Folklife, Late Medieval, Scotland, Scottish Gaelic Literature

Cattle Raiding and Gaelic Rites of Passage

Cattle were at the very heart of life in the old Scottish Highlands, be it calendar customs, rites of passage, past-times, food, clothing and place of residence. The central role of cattle is explored in great detail in a very impressive recent book that I’ve just acquired, Ri Luinneig mun Chro: Crodh ann am Beatha agus Dualchas nan Gàidheal, of which I’ll be writing a review for ACGA’s quarterly newsletter this year.

Looking over the book reminded me of a piece of Gaelic folklore relating to a place special to my heart – MacPharlain country, at the north end of Loch Lomondside – that I did not find in time to include in a volume of literature and tradition that I compiled years ago, entitled Bho Chluaidh gu Calasraid / From the Clyde to Callander (still available from The Grimsay Press).

Not only was the modern anglophone notion of private property not relevant in those days, but cattle raiding was an expected aspect of group conflict and aggression. A would-be clan leader had to prove his skills by leading a successful cattle raid, and Lowlanders – seen as non-native interlopers on territory that rightly belonging to the Gaels – were popular targets.

One nineteenth-century Scottish antiquarian who went by the pen-name of “Nether Lochaber” printed a regular newspaper column containing Gaelic lore, much of which – unfortunately – he only gave in English translation, limiting the original Gaelic texts to a minimum. One of his columns contains the translation of a Gaelic lullaby (which does not look familiar to me), which expresses the wish that the little boy grow up to be a successful warrior who will provide for his foster-father and -mother. It includes a toast referring to the lowing of cattle, which the writer explains thusly:

The lowing of kine geumnaich bhò, occuring in this lullaby, was an old toast of the cattle-lifting times, that the late Dr. Macfarlane of Arrochar told us he himself had often heard when a young man at baptismal feasts and bridals on Loch Lomond-side. The secret of it is this. The geumnaich or lowing, implied that the cattle were strangers to the glen, whilst those that belonged to the glen itself, and were the bona fide property of the clan, if such there were, were quiet, and staid, and well-behaved, as decent cattle should be. … “The lowing of kine,” therefore, was a toast that meant neither more nor less than success to the cattle-lifting trade!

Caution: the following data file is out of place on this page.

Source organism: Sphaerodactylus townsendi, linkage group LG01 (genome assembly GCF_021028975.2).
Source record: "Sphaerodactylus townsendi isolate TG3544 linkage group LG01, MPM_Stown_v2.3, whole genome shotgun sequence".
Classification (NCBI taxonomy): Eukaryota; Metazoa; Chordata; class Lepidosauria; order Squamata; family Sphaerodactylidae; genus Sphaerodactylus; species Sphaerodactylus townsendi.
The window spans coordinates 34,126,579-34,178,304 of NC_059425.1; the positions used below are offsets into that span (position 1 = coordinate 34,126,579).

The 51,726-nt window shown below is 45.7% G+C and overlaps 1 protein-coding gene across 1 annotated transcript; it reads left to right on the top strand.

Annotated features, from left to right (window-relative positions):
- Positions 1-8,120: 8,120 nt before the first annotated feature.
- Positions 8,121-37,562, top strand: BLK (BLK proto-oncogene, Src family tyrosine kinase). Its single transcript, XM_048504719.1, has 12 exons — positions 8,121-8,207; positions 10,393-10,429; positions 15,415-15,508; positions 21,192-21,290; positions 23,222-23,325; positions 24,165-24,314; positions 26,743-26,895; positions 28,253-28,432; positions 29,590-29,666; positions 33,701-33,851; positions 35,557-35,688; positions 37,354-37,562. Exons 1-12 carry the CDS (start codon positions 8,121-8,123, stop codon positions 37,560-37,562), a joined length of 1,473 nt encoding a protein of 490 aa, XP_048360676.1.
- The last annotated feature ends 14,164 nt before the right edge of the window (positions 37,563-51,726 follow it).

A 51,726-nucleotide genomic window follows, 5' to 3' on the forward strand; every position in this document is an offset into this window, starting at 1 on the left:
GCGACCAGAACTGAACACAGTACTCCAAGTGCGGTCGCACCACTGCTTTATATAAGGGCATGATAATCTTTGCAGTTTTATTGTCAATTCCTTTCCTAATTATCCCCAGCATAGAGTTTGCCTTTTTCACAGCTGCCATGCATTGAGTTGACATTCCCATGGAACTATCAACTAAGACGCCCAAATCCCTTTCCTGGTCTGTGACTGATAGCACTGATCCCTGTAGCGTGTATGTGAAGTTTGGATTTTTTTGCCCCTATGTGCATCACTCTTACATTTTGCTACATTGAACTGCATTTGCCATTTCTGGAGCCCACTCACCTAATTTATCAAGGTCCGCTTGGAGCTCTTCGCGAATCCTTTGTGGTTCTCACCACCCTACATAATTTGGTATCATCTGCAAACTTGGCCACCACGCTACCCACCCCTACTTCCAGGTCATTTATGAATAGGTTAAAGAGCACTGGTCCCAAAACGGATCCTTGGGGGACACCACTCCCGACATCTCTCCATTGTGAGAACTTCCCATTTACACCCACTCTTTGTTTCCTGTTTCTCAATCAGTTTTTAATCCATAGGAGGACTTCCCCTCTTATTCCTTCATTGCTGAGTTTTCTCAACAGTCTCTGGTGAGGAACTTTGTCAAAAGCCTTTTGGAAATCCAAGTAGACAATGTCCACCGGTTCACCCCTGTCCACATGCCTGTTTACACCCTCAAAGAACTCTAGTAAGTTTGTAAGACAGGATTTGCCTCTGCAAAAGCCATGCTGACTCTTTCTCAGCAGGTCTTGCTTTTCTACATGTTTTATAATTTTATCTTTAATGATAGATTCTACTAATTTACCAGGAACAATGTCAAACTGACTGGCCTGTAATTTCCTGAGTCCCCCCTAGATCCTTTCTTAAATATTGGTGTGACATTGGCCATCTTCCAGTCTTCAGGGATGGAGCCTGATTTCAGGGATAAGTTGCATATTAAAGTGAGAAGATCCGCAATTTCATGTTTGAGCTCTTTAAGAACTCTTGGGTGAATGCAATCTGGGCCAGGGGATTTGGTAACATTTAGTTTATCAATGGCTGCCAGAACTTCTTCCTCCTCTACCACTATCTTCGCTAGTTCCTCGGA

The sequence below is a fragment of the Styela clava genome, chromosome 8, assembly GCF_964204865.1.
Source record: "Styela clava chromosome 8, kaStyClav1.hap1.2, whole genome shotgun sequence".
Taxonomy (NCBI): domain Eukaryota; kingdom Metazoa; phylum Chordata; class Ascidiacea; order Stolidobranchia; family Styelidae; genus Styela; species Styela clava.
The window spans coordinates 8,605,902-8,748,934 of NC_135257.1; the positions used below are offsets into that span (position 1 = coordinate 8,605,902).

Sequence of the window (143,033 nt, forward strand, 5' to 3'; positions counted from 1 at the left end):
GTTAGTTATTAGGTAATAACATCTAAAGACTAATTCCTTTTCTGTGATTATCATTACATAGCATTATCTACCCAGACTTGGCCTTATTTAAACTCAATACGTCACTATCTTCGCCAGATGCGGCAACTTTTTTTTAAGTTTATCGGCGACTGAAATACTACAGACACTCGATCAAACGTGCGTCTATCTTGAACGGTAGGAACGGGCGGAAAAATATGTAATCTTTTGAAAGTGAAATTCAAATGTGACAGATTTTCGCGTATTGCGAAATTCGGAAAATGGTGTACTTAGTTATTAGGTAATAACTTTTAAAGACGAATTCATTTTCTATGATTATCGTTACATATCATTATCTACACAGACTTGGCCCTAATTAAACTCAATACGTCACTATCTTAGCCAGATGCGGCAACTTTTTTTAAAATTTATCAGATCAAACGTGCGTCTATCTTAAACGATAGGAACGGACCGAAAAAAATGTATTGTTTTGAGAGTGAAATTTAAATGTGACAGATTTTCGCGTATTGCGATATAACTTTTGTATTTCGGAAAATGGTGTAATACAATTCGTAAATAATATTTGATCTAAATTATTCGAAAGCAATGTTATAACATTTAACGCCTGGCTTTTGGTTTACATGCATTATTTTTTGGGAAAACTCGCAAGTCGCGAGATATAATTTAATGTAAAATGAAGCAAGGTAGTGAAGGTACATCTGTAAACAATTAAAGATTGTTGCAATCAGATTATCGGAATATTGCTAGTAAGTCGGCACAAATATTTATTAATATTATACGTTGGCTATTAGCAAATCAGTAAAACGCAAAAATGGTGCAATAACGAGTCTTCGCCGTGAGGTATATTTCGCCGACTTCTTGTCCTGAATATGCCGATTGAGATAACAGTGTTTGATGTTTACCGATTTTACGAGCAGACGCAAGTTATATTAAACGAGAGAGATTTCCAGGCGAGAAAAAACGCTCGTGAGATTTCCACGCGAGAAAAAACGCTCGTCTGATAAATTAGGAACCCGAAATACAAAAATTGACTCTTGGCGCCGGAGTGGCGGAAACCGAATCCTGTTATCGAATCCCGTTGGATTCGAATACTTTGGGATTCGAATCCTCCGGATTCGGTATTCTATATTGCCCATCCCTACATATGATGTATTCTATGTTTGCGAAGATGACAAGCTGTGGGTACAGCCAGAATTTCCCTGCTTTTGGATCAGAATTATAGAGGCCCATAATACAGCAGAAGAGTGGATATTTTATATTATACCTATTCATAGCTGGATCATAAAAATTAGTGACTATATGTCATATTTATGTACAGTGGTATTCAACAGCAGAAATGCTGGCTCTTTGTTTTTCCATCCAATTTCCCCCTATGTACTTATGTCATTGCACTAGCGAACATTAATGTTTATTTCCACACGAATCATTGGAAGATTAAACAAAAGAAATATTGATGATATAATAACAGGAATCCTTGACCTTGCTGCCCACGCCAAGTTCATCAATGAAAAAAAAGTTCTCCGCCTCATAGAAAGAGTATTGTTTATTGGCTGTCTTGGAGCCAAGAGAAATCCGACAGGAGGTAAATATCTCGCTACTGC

Folklife, Late Medieval, Scotland

Dances with Fairies and Witches

“Fairylore” in Gaelic tradition, like that of many other peoples, is a complex web of ideas that no singular theory can contain. Wish fulfillment, the rhetoric of social and psychological norms, and layers of older cosmology can all be found in these materials, making it a rich and sometimes perilous trove of material to analyze. Amongst other things, Gaelic fairylore often preserves the memory of social customs and norms after they have passed out of common currency.

As Henderson and Cowan have noted, fairylore often functions as a way to represent the transition of culture and tradition (pp. 24-30). Recent research about Icelandic tradition (Guðmundsdóttir 2005) suggests that oral narratives about the Hidden Folk preserve memories of dancing after its suppression by church authorities: the desire to dance was driven (metaphorically) “underground” and was sublimated through tales about elves; these tales preserve some of the features of Icelandic dance.